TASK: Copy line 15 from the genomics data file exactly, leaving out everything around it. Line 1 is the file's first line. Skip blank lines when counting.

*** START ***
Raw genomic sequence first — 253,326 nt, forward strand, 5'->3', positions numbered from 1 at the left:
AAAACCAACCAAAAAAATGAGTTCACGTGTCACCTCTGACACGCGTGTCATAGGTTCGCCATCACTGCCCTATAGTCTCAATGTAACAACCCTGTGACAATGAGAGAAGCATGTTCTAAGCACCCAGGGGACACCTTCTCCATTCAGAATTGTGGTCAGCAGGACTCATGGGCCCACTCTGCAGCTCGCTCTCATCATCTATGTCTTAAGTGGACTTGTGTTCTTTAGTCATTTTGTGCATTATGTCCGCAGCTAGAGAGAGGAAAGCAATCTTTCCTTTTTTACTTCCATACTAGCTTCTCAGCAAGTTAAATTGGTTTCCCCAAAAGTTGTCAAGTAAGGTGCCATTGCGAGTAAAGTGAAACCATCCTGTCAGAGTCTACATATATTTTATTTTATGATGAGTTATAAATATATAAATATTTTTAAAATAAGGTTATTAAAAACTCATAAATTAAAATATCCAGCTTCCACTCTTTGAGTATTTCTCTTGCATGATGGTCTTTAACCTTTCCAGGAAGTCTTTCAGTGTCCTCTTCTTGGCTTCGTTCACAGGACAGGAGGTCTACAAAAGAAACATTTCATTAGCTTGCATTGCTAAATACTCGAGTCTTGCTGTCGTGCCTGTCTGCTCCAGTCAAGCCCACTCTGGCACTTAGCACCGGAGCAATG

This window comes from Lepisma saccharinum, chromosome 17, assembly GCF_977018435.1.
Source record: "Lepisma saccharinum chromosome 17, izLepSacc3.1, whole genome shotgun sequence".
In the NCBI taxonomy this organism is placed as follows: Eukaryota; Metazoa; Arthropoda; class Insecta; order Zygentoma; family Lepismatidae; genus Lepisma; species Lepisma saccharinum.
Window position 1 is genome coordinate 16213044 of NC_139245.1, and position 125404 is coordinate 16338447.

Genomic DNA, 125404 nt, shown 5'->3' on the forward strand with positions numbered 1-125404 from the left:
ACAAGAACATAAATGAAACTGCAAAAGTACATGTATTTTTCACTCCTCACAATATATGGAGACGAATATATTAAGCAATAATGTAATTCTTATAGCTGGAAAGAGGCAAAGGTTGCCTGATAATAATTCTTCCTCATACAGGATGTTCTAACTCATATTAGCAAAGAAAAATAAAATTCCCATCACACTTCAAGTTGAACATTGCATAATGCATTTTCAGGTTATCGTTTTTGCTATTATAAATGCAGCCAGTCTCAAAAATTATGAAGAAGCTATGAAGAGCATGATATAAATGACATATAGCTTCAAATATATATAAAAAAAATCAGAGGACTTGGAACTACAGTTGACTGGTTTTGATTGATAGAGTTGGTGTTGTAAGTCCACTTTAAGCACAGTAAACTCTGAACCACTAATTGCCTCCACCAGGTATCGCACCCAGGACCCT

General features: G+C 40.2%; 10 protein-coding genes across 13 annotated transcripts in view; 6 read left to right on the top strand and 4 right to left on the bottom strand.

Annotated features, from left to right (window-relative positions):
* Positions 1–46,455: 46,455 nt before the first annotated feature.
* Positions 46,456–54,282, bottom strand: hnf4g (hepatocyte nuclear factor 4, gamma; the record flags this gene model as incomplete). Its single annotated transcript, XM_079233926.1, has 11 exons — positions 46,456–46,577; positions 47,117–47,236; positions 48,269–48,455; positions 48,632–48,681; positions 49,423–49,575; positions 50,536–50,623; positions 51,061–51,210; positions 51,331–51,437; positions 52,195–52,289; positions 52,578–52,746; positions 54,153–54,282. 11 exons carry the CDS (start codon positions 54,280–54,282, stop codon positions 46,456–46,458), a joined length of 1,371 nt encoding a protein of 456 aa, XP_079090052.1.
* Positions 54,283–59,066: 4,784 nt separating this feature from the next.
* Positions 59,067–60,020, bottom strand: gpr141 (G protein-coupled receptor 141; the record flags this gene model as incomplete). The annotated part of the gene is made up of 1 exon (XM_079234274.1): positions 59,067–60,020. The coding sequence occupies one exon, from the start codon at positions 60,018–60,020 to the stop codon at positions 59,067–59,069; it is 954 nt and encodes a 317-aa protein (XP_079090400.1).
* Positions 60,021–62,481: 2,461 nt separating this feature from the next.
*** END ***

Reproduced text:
* Positions 60,021–62,481: 2,461 nt separating this feature from the next.